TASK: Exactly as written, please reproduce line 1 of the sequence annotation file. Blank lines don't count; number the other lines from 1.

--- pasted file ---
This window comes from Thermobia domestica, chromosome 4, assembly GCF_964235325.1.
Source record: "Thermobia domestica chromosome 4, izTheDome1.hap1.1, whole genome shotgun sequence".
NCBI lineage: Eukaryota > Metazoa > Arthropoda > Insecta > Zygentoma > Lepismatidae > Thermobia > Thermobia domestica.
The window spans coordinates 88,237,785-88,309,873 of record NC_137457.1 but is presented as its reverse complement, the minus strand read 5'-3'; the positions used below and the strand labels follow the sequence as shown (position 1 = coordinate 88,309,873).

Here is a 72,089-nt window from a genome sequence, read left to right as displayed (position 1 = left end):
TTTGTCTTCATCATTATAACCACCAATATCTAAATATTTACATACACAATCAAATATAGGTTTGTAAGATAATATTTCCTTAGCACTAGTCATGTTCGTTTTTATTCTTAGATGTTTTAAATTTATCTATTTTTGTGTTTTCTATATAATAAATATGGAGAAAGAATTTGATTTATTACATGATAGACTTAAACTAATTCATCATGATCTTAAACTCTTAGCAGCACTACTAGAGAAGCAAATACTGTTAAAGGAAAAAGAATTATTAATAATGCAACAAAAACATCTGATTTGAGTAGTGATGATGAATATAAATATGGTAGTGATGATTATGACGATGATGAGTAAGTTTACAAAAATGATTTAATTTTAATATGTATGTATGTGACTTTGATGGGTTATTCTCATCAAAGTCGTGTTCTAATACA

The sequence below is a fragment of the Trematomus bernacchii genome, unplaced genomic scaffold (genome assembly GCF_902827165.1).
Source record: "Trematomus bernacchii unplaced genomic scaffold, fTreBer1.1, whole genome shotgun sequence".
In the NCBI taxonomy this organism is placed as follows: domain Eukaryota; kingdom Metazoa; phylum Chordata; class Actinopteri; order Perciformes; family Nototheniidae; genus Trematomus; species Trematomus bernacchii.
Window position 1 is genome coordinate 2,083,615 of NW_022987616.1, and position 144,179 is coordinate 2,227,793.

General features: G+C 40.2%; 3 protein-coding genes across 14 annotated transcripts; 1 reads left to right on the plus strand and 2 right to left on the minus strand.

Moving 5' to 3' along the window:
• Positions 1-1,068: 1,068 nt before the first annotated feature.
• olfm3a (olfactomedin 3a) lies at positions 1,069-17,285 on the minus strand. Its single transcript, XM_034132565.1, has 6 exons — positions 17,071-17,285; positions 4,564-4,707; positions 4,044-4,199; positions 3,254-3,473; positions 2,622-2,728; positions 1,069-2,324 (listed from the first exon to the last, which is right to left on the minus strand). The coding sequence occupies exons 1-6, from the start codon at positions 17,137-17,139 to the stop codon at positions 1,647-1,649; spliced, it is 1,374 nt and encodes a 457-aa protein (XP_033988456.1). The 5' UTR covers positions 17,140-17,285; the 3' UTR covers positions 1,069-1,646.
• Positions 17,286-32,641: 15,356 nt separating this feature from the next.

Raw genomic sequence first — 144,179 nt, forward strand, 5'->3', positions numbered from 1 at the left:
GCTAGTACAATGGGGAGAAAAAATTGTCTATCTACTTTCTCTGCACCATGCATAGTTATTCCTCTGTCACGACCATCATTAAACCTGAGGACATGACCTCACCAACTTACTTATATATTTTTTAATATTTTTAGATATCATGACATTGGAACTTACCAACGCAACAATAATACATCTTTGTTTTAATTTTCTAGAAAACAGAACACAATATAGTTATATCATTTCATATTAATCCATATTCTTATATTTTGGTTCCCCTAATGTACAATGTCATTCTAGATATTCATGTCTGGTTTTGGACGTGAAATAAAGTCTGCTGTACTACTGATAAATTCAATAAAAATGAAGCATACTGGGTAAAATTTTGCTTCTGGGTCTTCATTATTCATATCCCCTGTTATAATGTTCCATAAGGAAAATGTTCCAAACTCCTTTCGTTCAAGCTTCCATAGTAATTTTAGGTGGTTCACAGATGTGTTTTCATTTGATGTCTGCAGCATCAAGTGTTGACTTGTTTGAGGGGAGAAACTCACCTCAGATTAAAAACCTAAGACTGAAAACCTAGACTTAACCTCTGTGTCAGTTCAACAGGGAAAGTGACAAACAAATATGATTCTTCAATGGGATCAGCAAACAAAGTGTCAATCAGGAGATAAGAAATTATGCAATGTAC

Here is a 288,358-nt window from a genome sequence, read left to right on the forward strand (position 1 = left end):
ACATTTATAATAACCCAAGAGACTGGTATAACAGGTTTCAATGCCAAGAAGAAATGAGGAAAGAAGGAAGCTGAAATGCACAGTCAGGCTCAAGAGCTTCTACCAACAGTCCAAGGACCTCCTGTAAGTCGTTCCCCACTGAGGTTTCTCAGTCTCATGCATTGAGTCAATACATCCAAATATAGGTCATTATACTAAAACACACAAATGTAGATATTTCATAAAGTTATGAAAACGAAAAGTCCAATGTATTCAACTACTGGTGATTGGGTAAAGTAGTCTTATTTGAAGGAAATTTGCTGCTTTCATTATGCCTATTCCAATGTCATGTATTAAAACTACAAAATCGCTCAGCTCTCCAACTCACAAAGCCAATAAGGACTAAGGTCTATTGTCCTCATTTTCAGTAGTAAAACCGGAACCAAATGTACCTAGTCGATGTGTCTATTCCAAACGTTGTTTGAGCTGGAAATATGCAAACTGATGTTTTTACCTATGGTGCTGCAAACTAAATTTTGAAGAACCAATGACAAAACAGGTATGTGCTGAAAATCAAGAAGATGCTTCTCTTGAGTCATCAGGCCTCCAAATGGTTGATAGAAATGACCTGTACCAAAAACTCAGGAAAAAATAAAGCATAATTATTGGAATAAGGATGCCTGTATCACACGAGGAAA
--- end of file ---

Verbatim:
This window comes from Thermobia domestica, chromosome 4, assembly GCF_964235325.1.